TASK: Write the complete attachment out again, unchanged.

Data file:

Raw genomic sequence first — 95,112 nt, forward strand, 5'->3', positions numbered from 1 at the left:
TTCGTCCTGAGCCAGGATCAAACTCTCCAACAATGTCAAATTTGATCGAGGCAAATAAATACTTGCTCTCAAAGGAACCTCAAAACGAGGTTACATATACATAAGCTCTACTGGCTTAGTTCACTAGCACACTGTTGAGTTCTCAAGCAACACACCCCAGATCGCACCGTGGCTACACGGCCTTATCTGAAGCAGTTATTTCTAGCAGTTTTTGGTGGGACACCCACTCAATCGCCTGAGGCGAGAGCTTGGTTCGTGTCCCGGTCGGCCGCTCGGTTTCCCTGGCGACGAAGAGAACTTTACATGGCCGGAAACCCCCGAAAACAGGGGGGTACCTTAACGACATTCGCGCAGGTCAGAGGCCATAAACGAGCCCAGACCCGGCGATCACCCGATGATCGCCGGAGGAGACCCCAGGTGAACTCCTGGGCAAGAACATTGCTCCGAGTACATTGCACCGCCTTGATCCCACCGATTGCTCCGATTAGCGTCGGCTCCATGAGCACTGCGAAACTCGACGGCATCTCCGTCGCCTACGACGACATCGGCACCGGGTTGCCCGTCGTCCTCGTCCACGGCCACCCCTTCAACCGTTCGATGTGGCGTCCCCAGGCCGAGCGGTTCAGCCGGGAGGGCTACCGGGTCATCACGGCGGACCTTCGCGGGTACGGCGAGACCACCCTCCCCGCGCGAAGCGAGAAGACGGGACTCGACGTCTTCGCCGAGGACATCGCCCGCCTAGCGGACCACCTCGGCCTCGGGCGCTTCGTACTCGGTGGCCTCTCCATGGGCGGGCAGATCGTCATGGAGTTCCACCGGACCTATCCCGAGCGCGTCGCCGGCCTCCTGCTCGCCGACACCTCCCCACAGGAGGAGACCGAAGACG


Raw genomic sequence first — 95,112 nt, forward strand, 5'->3', positions numbered from 1 at the left:
TTCGTCCTGAGCCAGGATCAAACTCTCCAACAATGTCAAATTTGATCGAGGCAAATAAATACTTGCTCTCAAAGGAACCTCAAAACGAGGTTACATATACATAAGCTCTACTGGCTTAGTTCACTAGCACACTGTTGAGTTCTCAAGCAACACACCCCAGATCGCACCGTGGCTACACGGCCTTATCTGAAGCAGTTATTTCTAGCAGTTTTTGGTGGGACACCCACTCAATCGCCTGAGGCGAGAGCTTGGTTCGTGTCCCGGTCGGCCGCTCGGTTTCCCTGGCGACGAAGAGAACTTTACATGGCCGGAAACCCCCGAAAACAGGGGGGTACCTTAACGACATTCGCGCAGGTCAGAGGCCATAAACGAGCCCAGACCCGGCGATCACCCGATGATCGCCGGAGGAGACCCCAGGTGAACTCCTGGGCAAGAACATTGCTCCGAGTACATTGCACCGCCTTGATCCCACCGATTGCTCCGATTAGCGTCGGCTCCATGAGCACTGCGAAACTCGACGGCATCTCCGTCGCCTACGACGACATCGGCACCGGGTTGCCCGTCGTCCTCGTCCACGGCCACCCCTTCAACCGTTCGATGTGGCGTCCCCAGGCCGAGCGGTTCAGCCGGGAGGGCTACCGGGTCATCACGGCGGACCTTCGCGGGTACGGCGAGACCACCCTCCCCGCGCGAAGCGAGAAGACGGGACTCGACGTCTTCGCCGAGGACATCGCCCGCCTAGCGGACCACCTCGGCCTCGGGCGCTTCGTACTCGGTGGCCTCTCCATGGGCGGGCAGATCGTCATGGAGTTCCACCGGACCTATCCCGAGCGCGTCGCCGGCCTCCTGCTCGCCGACACCTCCCCACAGGAGGAGACCGAAGACG